Warming Herbs for the Horse
By: Jessica Lynn comments by Diane Weinmann
Here are the top four warming herbs you can offer him this winter.
During the cooler months of fall, we begin preparations to ensure our horses will be properly cared for during the winter. This includes getting blankets repaired and scotch guarded, and taking a look at diet changes to meet the caloric needs of the season. I also take a look at my herbs to make sure I have everything on hand I’ll need to support my horses through the winter.
Cold Weather Support
I have found that senior horses are usually the ones most adversely affected by the arrival of colder weather, along with some younger horses who have not yet gone through their first winter. Both have a harder time regulating their body heat – the seniors because of age and health-related issues (i.e. thyroid or metabolic), and the youngsters because they have not yet learned to regulate their bodies. For these horses, it is particularly important to put some diet changes in place, and this includes incorporating some nice warming herbs.
Hot and Cold
The Chinese categorized herbs by their “temperatures”, meaning they divided them into cold, cool, neutral, warm and hot. Cold and cool herbs reduce fevers, neutral herbs balance the effects of other herbs, and warm herbs alleviate chills and warm the meridians and extremities while promoting circulation. Hot herbs can dispel the cold, but the herb most often associated with this action is cayenne; however, it is not advisable to give cayenne to horses on a daily basis. Some will not even entertain eating it.
There are a number of herbs you can make into teas, which you can then pour over buckets of feed when you get into the very cold nights, snow and storms. These are known as warming herbs, and they can help warm a horse from the inside out on cold nights.
Top Four Warming Herbs
Cinnamon – This spice is a warming agent and also regarded as an antiseptic and digestive tonic. Recent studies have shown that for IR/metabolic horses, cinnamon may help regulate insulin and lower blood sugar. Cinnamon has the as a natural remedy – it helps dry dampness in the body and has the ability to warm people and horses who are always cold and suffering from poor circulation. But for horses, especially metabolically challenged ones, less is more. I would not give more than one teaspoon per day if you are feeding the powder form.
Ginger – This warming herb has long been used for the circulatory and digestive systems. It can improve circulation to all parts of the body, including the extremities, and is also known for its lymph-cleansing properties. The entire root can be used medicinally, and it can be made into a tea, which is my favorite way of using it for my own horses. By grating it coarsely or slicing it thinly, I add a handful to a one-quart mason jar, then steep it in boiling water. When cooled to just warm, I add the entire contents to a bucket of feed. Ginger can also be combined with other warming herbs to make a very fragrant and inviting addition to winter bucket feeds.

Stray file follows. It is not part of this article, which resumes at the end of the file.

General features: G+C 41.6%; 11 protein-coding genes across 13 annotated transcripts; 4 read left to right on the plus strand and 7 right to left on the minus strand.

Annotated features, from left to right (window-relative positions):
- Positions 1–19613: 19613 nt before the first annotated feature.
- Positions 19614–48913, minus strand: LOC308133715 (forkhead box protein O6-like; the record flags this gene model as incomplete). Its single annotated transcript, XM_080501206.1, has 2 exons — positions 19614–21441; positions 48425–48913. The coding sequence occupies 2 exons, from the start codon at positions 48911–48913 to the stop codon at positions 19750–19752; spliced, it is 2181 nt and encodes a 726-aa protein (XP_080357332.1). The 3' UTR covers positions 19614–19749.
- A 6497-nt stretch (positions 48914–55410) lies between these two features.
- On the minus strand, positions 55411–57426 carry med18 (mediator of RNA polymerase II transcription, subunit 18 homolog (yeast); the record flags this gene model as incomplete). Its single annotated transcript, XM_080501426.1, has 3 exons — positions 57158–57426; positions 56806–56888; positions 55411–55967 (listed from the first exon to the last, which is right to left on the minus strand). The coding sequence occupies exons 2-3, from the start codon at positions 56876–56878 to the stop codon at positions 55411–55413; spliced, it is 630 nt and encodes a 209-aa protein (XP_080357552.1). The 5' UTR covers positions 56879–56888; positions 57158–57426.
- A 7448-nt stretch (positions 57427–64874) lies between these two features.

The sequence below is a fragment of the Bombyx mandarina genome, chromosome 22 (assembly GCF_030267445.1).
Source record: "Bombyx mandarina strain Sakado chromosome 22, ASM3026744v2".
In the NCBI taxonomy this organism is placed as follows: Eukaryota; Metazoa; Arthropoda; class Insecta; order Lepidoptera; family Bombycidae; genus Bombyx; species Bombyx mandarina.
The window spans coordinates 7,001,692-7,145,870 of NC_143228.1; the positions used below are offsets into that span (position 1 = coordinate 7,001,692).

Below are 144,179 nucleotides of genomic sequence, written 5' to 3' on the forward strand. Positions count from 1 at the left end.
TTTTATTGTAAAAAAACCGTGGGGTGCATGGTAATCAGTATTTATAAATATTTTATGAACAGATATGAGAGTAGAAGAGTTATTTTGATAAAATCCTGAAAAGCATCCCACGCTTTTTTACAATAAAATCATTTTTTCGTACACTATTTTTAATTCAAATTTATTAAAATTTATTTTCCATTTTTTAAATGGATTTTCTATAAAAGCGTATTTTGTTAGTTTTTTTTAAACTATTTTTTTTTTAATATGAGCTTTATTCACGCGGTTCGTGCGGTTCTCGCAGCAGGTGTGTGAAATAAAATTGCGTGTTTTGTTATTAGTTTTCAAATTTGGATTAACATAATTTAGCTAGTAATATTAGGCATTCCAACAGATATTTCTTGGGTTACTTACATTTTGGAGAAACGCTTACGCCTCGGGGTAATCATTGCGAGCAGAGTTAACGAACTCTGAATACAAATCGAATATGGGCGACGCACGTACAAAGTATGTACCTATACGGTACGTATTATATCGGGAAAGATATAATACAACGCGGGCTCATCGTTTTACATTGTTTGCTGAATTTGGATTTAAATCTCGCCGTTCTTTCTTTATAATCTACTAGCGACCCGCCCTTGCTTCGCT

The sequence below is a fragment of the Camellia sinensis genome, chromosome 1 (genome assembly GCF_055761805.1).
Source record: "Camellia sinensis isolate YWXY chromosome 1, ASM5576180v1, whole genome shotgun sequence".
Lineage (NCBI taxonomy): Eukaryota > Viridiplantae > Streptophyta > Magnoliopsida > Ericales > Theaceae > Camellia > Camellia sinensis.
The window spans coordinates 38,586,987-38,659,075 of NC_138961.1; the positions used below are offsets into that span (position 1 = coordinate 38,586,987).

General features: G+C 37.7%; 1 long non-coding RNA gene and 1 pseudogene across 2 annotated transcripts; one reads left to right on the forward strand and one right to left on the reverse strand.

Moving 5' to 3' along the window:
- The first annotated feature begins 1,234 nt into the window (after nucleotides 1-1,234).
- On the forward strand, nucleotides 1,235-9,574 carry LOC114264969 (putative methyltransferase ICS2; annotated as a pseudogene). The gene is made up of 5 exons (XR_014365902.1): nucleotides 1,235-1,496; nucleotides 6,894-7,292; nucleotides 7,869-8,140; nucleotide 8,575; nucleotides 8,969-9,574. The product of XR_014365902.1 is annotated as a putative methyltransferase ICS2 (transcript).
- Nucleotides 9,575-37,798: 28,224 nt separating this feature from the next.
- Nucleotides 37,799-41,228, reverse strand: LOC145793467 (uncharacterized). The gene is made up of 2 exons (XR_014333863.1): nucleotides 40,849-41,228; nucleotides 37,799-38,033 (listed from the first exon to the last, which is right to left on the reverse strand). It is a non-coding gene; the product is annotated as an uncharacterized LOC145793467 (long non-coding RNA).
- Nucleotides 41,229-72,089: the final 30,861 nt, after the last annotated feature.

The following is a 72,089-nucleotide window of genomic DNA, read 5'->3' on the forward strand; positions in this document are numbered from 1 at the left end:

Kelp – This is another great herb for the winter months because it is also warming in nature. It contains micronutrients, as well as iodine, that support the thyroid (known to be the master “heater” of the body). The thyroid in horses and humans and body temperature. You only need to feed a small amount – maybe up to a tablespoon per day added to feed. This is not an herb you should free feed.
Liquorice root – Although not technically a warming herb, I like to use licorice root in the winter months because it aids in the production of stomach mucus. This lowers the high acid levels that can lead to stomach disorders including ulcers, and horses love the flavor – it’s great for those that are stalled more during the colder months.
My favorite thing to do when it’s very cold is brew up a batch of warming herb tea for my horses. You can get the ingredients for the tea and keep them on hand for the coldest of nights. Your horse will thank you for it!
Diane used to make a hot bran mash for her horse using a metal pail, a heating element to get the water hot. Then she dumped in peppermints (white & red pinwheels) and let them melt then added sweet feed and Bran to the mixture and carrots/and or apples if she had them. All the horses in the barn nickered for her and stamped their feet to get some! Delicious!!!!!
Jessica Lynn is a writer and the owner of Earth Song Ranch, a licensed supplement manufacturer, specializing in pre/probiotic blends, herbal blends and blends for horses, dogs and cats, based in Southern California. Jessica has been involved in alternative health care, homeopathy and nutrition for almost 50 years. She personally researches and formulates all of the earth song ranch nutritional products including her high potency probiotic and digestive enzymes, and sells other products that she uses and believes in on her website earthsongranch.com. Contact Jessica via e-mail at firstname.lastname@example.org or 951-514-9700 friend earth song ranch on Facebook.